In the last edition of Monday Night Mail (13th November), two contributions were directly relevant to likely forthcoming changes of standards dictating what gases can be combusted in industrial, commercial and residential appliances. The first was the publication of an excellent paper on ‘The Changing Scene of Natural Gas and Alternative Fuels’ by Terry Williams of Orbital Gas Systems (click here to view), which describes natural gas quality variations worldwide and looks forward in time to predict further changes. The second was a ‘thoughtpiece’ on the COP23 Climate Change Conference in Bonn that mentioned, as a possible response to current climate challenges, the importance of switching from higher- to lower-carbon fuels (such as biomass, biogas, hydrogen, etc.). Both of these pieces explicitly or implicitly refer to gas quality, and the likely move (and need) to widen the limits of certain gas quality parameters – particularly the ‘Wobbe Index’ of gases for combustion.
On this specific subject, the Institution of Gas Engineers & Managers (IGEM) in the UK is currently working on the production of a new standard covering UK gas quality specification in order to facilitate a change from the Gas Safety (Management) Regulations 1996 (GS(M)R) that reflects the available alternative sources of gas and aligns with the European standard. This new standard will set the Wobbe Index range appropriate for the UK, initially examining the extension of the upper range. The specification will also seek the further widening in the lower range at an appropriate stage. Furthermore, this review will consider the impact of Emergency Specification, the interaction with the wider ENA GS(M)R review process and impact in Europe (CEN Standard and Security of Supply Regulations).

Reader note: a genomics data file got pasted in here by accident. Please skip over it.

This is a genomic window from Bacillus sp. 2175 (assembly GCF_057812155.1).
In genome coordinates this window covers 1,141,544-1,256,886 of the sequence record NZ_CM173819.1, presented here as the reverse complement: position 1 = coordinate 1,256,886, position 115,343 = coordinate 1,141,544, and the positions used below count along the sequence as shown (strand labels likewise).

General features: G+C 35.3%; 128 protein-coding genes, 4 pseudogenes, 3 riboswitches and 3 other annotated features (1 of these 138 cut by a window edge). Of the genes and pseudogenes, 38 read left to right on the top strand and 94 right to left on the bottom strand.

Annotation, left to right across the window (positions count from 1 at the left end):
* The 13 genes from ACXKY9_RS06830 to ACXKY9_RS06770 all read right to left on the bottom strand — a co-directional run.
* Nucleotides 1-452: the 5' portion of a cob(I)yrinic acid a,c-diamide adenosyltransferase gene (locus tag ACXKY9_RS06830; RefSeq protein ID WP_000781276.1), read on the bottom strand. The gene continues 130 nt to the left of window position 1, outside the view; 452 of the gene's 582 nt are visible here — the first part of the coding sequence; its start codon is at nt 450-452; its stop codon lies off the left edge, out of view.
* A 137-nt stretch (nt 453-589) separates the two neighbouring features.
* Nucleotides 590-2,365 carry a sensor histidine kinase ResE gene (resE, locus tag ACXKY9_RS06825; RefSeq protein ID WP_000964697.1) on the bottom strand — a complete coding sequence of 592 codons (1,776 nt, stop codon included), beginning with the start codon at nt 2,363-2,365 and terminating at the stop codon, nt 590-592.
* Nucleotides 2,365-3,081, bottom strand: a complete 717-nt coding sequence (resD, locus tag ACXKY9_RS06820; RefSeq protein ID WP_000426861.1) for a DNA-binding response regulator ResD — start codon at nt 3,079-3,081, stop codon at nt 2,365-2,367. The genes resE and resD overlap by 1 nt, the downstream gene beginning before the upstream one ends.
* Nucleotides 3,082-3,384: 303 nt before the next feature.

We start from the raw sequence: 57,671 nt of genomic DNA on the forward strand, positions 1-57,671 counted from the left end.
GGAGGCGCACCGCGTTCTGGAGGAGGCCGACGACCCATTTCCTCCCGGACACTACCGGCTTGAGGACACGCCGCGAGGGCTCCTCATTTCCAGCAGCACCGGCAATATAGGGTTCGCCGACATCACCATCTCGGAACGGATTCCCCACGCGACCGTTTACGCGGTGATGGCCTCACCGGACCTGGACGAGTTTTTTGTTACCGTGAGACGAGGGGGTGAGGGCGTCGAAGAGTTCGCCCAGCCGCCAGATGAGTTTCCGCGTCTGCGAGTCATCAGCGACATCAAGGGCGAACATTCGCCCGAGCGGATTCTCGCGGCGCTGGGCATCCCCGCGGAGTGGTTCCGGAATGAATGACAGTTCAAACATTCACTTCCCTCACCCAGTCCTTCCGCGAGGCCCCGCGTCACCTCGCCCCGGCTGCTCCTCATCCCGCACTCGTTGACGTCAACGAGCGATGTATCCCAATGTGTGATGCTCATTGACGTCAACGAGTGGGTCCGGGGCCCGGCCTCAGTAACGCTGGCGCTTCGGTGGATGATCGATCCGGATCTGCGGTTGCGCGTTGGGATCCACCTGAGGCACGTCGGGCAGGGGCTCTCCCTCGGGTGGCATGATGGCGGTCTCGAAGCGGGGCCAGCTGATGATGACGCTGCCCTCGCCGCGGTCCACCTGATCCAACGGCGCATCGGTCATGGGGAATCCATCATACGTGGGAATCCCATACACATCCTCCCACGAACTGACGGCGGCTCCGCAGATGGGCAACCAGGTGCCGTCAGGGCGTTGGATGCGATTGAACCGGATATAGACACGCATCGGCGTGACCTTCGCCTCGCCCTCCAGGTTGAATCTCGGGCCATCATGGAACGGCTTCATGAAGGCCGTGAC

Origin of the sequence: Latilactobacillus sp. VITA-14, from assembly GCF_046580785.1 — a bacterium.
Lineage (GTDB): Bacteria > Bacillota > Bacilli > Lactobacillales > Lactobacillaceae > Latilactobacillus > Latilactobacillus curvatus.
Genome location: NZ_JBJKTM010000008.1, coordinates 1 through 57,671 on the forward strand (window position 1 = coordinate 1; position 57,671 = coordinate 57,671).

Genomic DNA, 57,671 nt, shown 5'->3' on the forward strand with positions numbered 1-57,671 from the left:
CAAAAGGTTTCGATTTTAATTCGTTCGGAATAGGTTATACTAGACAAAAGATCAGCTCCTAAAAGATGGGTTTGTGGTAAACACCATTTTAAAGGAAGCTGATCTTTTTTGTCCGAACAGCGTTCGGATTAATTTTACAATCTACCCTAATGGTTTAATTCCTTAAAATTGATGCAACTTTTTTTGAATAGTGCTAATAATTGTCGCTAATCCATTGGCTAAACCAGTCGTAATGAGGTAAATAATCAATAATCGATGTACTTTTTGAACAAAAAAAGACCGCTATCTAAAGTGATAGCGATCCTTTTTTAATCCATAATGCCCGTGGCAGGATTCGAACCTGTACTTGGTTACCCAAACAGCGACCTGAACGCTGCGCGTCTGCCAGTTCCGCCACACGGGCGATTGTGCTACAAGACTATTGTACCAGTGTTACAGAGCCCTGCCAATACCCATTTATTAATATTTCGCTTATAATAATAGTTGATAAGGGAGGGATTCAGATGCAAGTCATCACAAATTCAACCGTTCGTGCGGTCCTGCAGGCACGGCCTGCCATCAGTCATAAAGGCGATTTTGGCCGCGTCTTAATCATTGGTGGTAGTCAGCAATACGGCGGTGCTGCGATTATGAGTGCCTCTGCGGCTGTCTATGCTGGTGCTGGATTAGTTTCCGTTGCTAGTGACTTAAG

As part of this work being undertaken by IGEM, DNV GL have been tasked with looking at the impacts of gas quality on industrial and commercial users. The project will explore the effects of a wider gas Wobbe Index, including blended hydrogen mixtures (containing up to 20mol% hydrogen), by researching the measures in place around the world to ensure safe and efficient combustion of wider specification gas. The research will also include the effects of rate of change of Wobbe Index. The industrial and commercial equipment examined will be greater than 1 MW in size, and the research will also consider any instrumentation which measures, or may be affected by, gas quality.
The range of Wobbe Index for this study is 45.67 to 53.25MJ/m3 (compared with the existing GS(M)R range of 47.20 to 51.41MJ/m3). This range is not exclusive and information within and outside of this range will be considered.
A questionnaire has been created to assess the potential impact on UK industry of a wider range of gas quality. DNV GL will study the types of plant and control systems which currently exist in the UK and whether these would need to be adjusted or modified to accommodate wider gas Wobbe Index limits.
All organisations that form part of the ‘UK gas industry’ are invited to complete the questionnaire (please click here to access) and return it by email to email@example.com by the deadline of 15th December 2017.
IFRF warmly welcomes this initiative and looks forward to a much broader range of (low carbon content) gaseous fuels being utilised in the UK as a result.